The project results show that the involvement of stakeholder voice is different across the participating countries. Preliminary results from the survey point out that the voice of stakeholders is only to a limited extent represented in the conduct of school self-evaluation activities. Far and foremost, teachers are the primary stakeholders that are given a voice in SSE. Students and especially parents have only a limited role to play in SSE. If they are granted a role, than it could be described as a mere information source. Different aspects were found to impact this involvement. Across the participating countries within the project, school leaders report that different policies and facilitating factors are at play. It is clear that there is no training available for school on how they could involve the voice of stakeholders in their SSE activities. Based on the outcomes of the survey this project ultimately aims to identify areas in which materials could be developed for schools in order to enhance their practices regarding stakeholder voice in SSE. The paper further discusses implications for educational policy at the level of school (internal) evaluation, and the field of SSE. Especially the role of (external) facilitators of SSE will be discussed.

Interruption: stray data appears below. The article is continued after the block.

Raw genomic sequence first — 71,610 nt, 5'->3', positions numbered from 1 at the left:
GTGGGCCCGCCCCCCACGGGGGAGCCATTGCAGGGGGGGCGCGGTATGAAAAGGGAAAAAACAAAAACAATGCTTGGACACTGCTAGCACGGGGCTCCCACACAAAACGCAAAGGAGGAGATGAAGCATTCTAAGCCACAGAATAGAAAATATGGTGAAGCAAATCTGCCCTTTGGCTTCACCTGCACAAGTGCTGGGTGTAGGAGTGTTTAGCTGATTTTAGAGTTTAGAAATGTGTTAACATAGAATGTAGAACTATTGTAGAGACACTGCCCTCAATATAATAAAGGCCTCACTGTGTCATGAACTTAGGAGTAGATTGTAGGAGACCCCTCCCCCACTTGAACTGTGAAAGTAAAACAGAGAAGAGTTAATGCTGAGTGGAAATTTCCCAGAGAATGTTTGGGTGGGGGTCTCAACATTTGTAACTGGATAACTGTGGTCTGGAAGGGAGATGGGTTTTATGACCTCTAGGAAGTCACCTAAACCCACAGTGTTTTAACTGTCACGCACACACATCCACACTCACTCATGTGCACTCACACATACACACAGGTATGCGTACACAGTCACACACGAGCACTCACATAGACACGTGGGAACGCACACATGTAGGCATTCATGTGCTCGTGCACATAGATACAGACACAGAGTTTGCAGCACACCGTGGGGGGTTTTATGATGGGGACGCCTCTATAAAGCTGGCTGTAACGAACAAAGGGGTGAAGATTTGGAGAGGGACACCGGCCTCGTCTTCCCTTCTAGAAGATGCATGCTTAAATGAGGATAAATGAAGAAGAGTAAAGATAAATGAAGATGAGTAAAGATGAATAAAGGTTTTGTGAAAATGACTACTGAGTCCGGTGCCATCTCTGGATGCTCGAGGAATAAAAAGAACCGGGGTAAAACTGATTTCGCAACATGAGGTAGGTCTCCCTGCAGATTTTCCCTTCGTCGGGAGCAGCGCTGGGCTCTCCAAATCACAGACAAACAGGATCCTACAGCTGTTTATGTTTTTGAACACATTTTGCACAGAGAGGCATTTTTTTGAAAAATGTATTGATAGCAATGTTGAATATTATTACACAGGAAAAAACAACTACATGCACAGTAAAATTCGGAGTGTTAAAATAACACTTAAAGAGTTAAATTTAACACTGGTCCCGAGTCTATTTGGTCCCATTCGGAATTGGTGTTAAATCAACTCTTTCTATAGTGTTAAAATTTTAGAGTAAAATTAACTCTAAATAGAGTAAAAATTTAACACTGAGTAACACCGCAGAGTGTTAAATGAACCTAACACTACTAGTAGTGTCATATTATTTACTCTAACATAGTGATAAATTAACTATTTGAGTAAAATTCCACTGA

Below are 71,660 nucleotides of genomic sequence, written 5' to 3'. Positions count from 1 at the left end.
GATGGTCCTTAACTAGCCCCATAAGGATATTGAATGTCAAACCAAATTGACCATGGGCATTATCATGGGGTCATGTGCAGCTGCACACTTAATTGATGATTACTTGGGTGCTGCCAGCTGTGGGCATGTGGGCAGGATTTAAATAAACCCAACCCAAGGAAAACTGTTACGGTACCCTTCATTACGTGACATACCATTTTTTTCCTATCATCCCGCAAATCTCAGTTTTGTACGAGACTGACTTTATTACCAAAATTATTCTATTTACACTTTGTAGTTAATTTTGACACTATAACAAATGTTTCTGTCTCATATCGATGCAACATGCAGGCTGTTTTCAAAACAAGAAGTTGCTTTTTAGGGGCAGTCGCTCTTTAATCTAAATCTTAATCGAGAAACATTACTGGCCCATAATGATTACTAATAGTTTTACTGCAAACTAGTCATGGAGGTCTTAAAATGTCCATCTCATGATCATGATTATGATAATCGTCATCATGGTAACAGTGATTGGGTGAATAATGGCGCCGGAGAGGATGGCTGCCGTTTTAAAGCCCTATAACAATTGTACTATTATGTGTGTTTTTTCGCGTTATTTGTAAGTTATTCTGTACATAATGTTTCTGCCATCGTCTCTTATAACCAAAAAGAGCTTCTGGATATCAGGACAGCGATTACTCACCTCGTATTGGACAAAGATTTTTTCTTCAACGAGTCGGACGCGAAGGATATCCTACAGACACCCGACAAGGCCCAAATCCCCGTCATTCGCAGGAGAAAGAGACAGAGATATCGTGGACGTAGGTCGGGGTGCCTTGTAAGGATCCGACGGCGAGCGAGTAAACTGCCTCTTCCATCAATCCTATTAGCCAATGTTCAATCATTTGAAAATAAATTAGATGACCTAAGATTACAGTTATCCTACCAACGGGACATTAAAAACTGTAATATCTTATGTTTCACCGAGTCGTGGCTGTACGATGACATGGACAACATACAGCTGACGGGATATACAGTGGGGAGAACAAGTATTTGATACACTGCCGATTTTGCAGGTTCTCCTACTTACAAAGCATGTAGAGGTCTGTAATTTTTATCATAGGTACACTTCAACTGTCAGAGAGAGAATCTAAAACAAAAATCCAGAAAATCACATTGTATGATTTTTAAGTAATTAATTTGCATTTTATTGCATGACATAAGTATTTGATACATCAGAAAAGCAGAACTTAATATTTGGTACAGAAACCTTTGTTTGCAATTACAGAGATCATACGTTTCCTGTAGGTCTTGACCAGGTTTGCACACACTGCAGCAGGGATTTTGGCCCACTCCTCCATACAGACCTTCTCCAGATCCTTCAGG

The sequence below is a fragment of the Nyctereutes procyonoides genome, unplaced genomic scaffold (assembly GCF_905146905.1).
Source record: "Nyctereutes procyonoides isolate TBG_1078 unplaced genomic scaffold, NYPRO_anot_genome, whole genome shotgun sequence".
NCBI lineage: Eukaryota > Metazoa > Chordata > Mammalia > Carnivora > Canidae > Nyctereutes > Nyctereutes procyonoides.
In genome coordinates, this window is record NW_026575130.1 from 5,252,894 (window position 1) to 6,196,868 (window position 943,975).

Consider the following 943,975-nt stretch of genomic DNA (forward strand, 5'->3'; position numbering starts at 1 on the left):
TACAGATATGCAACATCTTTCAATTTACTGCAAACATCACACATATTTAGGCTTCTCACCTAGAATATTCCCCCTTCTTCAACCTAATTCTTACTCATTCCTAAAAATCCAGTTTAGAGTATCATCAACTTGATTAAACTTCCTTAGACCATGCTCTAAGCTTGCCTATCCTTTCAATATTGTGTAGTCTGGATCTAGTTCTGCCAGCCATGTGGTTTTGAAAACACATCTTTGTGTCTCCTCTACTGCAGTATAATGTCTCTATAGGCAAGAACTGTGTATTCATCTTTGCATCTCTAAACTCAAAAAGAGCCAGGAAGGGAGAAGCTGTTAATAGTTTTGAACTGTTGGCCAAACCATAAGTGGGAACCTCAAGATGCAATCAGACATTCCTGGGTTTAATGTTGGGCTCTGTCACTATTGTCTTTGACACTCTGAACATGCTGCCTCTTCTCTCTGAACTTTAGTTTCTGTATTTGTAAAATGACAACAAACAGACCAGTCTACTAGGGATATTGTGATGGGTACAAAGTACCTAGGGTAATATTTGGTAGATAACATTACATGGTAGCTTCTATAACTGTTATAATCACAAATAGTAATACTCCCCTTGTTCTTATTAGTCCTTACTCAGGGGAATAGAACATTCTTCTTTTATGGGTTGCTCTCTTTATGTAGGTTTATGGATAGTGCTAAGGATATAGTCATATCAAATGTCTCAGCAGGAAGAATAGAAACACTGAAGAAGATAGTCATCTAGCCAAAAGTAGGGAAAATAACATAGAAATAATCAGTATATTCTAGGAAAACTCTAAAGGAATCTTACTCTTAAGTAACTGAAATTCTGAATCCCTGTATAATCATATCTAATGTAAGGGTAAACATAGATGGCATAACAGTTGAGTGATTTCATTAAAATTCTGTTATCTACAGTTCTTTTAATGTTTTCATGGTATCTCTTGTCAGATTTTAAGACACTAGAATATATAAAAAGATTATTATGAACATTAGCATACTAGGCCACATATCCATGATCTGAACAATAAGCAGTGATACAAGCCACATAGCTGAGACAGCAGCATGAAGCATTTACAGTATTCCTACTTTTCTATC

Cousins, J. B., & Chouinard, J. A. (2012). Participatory evaluation up close: An integration of researchbased knowledge: IAP. Cousins, J. B., & Earl, L. M. (1995). The case for participatory evaluation: Theory, research, practice. In J. B. Cousins & L. M. Earl (Eds.), Participatory evaluation in education: Studies in evaluation use and organizational learning (pp. 3-18). Washington DC: Falmer Press. Davies, L., Williams, C., Yamashita, H., & Ko Man-Hing, A. (2006). Inspiring schools: Impact and outcomes. Taking up the Challenge of Pupil Participation. Retrieved from London: Eurydice. (2015). Assuring Quality in Education: Policies and Approaches to School Evaluation in Europe. Retrieved from Luxembourgh: Fielding, M. (2001). Students as Radical Agents of Change. Journal of Educational Change, 2(2), 123-141. doi:10.1023/a:1017949213447 Hargreaves, A., & Fink, D. (2012). Sustainable leadership (Vol. 6). San Francisco, CA: John Wiley & Sons. Hargreaves, A., & Fullan, M. (2012). Professional capital: Transforming teaching in every school. New York: Teachers College Press. Hooge, E. H., Burns, T., & Wilkoszewski, H. (2012). Looking beyond the numbers: Stakeholders and multiple school accountability (1993-9019). Retrieved from Paris: OECD. (2013). Syngergies for Better Learning: An International Perspective on Evaluation and Assessment Retrieved from Paris: OECD. (2019). Trends Shaping Education 2019. Roberts, A., & Nash, J. (2009). Enabling students to participate in school improvement through a Students as Researchers programme. Improving Schools, 12(2), 174-187. doi:10.1177/1365480209106590 Vanhoof, J., & Van Petegem, P. (2010). Evaluating the quality of self-evaluations: The (mis)match between internal and external meta-evaluation. Studies in Educational Evaluation, 36(1–2), 20-26. doi:http://dx.doi.org/10.1016/j.stueduc.2010.10.001